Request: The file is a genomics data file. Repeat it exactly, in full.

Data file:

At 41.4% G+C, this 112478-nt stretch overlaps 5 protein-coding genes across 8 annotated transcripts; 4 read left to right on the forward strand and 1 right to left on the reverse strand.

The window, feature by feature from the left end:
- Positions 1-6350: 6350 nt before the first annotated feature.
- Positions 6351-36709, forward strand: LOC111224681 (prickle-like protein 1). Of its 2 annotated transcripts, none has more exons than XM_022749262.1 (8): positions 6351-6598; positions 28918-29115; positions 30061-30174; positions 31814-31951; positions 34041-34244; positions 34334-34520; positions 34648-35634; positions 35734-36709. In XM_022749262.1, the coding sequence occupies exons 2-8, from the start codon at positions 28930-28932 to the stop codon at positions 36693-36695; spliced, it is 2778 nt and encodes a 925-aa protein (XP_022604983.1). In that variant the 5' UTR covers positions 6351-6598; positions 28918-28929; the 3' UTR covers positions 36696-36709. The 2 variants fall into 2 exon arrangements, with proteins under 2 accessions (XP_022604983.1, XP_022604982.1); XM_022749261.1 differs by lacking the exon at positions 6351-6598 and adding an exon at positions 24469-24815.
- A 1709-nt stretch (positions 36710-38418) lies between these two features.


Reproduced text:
At 41.4% G+C, this 112478-nt stretch overlaps 5 protein-coding genes across 8 annotated transcripts; 4 read left to right on the forward strand and 1 right to left on the reverse strand.

The window, feature by feature from the left end:
- Positions 1-6350: 6350 nt before the first annotated feature.
- Positions 6351-36709, forward strand: LOC111224681 (prickle-like protein 1). Of its 2 annotated transcripts, none has more exons than XM_022749262.1 (8): positions 6351-6598; positions 28918-29115; positions 30061-30174; positions 31814-31951; positions 34041-34244; positions 34334-34520; positions 34648-35634; positions 35734-36709. In XM_022749262.1, the coding sequence occupies exons 2-8, from the start codon at positions 28930-28932 to the stop codon at positions 36693-36695; spliced, it is 2778 nt and encodes a 925-aa protein (XP_022604983.1). In that variant the 5' UTR covers positions 6351-6598; positions 28918-28929; the 3' UTR covers positions 36696-36709. The 2 variants fall into 2 exon arrangements, with proteins under 2 accessions (XP_022604983.1, XP_022604982.1); XM_022749261.1 differs by lacking the exon at positions 6351-6598 and adding an exon at positions 24469-24815.
- A 1709-nt stretch (positions 36710-38418) lies between these two features.